Why I'm No Longer Mad at the Girl From High School Who Misused 'OCD'


We all took our seats just as the bell rang for class to begin. Mr. Harris began passing out the tests and I immediately began to feel my heart start to race. The feeling of crippling anxiety took total hold of me. Sure, high school history wasn’t my favorite subject, but I was prepared for this test, and I knew it. However, that wasn’t the reason for this rising anxiety.

My heart sank as I looked down at the test. It wasn’t multiple choice this time; I wouldn’t simply be able to fill in the circles and move on to the next question. Now, with the knowledge each test question would have to be answered in multiple sentences, I began to panic as I realized how many shapes I would have to perfect as I crafted each letter to complete each answer.

I made it through the first couple of words before I had to write the letter P. I started from the bottom up, first drawing the line and then circling around to form the oval. As I finished drawing, I realized the end of the oval extended past the straight line. Knowing the letter wasn’t perfect, I needed to fix it, and began to erase and rewrite. I rewrote that letter and had a perfect second P. However, at that time, three was my “lucky” number. So, I erased and rewrote: however, the third P wasn’t perfect. So, logically to me, I now had to successfully erase and rewrite the letter P nine times (that would be three P’s, three times). There was a lot of pressure to get that final ninth P perfect or else I would have to multiply those nine P’s times three and do it again.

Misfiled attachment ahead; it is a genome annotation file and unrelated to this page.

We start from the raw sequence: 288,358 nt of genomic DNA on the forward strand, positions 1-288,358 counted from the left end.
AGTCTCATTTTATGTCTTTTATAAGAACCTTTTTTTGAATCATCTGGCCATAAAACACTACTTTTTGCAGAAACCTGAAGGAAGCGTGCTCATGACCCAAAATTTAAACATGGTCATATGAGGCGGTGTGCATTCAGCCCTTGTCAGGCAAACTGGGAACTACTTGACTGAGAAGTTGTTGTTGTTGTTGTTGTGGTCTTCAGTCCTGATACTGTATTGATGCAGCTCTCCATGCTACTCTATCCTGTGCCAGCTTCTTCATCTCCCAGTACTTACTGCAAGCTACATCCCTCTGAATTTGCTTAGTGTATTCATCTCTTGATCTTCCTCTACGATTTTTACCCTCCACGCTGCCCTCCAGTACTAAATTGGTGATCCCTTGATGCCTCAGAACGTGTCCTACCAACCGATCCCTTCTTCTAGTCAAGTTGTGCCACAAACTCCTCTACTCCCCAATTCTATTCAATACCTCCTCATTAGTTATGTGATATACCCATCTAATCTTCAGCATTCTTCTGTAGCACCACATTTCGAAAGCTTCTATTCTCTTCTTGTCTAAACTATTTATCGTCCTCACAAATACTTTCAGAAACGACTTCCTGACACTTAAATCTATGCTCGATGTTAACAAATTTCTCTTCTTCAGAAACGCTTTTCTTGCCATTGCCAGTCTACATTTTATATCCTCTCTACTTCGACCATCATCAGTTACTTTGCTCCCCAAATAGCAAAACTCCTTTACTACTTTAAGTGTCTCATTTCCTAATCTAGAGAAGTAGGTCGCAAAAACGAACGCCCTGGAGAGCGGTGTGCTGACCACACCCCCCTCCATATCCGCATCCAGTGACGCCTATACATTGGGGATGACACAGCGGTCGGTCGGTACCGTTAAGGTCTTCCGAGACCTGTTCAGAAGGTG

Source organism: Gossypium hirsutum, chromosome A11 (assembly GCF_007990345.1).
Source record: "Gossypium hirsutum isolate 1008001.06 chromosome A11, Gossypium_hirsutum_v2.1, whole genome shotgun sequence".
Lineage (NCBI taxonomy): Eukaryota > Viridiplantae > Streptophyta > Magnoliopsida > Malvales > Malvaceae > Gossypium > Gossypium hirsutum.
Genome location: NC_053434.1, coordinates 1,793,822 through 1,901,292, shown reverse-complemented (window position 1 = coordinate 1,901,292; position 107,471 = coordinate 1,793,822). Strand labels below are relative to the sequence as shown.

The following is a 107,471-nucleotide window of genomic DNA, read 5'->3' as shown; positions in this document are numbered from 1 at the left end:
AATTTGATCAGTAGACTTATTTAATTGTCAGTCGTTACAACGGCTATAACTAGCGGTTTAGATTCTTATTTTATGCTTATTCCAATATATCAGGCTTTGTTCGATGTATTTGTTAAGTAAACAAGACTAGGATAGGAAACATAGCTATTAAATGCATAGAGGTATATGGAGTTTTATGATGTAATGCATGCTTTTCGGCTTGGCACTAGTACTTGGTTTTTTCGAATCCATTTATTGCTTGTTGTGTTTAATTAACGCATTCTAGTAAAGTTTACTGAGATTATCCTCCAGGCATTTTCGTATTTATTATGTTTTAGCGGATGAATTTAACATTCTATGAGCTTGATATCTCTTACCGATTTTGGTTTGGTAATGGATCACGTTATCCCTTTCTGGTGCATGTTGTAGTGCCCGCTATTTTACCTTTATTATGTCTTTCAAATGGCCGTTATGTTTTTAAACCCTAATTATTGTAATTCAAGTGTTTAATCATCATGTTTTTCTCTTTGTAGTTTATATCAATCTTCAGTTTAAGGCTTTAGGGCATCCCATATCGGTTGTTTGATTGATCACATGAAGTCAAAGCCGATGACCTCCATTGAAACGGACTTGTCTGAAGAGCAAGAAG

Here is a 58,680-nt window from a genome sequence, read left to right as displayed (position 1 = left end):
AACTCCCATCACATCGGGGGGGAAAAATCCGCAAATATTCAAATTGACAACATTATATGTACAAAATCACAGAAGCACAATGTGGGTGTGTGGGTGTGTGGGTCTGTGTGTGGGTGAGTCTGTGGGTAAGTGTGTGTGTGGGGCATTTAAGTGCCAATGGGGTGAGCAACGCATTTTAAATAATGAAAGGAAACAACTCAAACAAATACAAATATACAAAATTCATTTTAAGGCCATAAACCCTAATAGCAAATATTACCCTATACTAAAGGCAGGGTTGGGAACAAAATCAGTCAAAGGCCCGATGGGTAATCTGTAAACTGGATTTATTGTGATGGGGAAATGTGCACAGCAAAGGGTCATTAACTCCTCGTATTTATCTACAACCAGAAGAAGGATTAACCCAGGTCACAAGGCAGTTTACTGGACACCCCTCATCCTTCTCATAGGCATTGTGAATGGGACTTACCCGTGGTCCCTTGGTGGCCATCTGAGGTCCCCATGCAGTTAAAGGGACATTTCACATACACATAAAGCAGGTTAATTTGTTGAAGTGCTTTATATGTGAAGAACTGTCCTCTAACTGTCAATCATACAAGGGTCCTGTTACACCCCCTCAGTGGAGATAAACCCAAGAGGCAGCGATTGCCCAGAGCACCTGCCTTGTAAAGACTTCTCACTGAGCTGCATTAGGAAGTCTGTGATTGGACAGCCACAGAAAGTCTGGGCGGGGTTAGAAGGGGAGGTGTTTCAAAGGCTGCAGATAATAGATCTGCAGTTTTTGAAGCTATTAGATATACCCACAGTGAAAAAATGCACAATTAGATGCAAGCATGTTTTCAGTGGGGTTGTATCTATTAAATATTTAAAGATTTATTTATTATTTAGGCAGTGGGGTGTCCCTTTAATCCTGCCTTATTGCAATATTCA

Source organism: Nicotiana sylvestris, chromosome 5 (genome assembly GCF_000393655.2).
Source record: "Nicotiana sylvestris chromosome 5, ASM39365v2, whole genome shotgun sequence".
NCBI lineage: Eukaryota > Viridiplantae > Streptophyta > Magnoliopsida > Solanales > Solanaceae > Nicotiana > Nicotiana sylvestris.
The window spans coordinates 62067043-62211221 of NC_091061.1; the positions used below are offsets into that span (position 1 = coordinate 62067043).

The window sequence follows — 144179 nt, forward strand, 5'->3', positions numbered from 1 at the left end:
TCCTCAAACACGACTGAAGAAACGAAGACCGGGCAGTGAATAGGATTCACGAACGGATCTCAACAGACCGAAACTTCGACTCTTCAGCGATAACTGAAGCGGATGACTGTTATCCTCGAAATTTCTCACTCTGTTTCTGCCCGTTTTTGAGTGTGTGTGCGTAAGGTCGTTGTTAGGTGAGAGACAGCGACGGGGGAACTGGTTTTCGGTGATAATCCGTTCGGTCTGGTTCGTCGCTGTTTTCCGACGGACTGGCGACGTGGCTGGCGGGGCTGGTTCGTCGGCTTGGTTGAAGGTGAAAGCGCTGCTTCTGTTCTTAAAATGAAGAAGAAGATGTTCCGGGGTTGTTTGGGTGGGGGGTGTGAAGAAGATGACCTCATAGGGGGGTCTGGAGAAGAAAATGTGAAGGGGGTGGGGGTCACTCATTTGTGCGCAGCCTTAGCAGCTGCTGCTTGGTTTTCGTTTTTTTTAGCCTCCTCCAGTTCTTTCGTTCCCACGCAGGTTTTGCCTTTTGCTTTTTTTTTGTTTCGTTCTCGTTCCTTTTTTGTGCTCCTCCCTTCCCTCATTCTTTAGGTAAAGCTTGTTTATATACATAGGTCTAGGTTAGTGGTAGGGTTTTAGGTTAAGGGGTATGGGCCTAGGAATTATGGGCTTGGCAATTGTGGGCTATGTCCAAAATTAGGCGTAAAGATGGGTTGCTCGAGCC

I messed up the ninth P. Finally, after erasing and rewriting the letter P 27 times, I was able to move on to the next letter, an A. 27 more times. The letter after the A was a T and once again, I had to erase and rewrite that letter 27 times as well — to complete the cycle of writing three consecutive letters 27 times. As I got to the fourth letter I realized if I messed that letter up, I’d have to begin erasing that one, too (thus messing up my pattern of three) I began to really panic, knowing that, should that happen I would then have to erase and rewrite the next five letters 27 times each (that would equal erasing and rewriting nine consecutive letters 27 times). 25 minutes had already passed and I had only written a couple of words in this very long test. I began to shake. As I felt the tears begin to well up, I decided to step outside for a minute.

There were two girls in front of me at the water fountain. One had a sip of water and began walking away before quickly turning back.

“Let me fill up my water bottle real quick,” she said. “I’m so OCD.”

As I began walking back to the classroom, I knew I couldn’t let myself begin to write. I decided I would sit through the test and talk to my teacher afterward. He’d understand.

So I sat there for the rest of the class with pencil in hand pretending to be engaged in the test. As I sat there, I could feel my mind was about to punish me for not being strong enough to continue with the erasing and rewriting. It told me to count. I counted to 80. “Again,” it said. I counted to 80 again. “Again.” “Again.” “Again.” “Again.” By the time the bell rang I was noticeably in tears and had counted to 80 — 55 times.

***

The other day, almost 12 years later, I was reminded of the ironic scene at my high school’s water fountain while lounging in New York’s Washington Square Park.

“Hold on one sec,” I heard a guy yell to his friends. “I need to tie my shoes, ” he said, before adding: “I’m so OCD.” He tied them in less then five seconds and then ran off. 

I smiled to myself. 

When I got home that night I was inspired to revisit the journal I kept during high school.

April 2004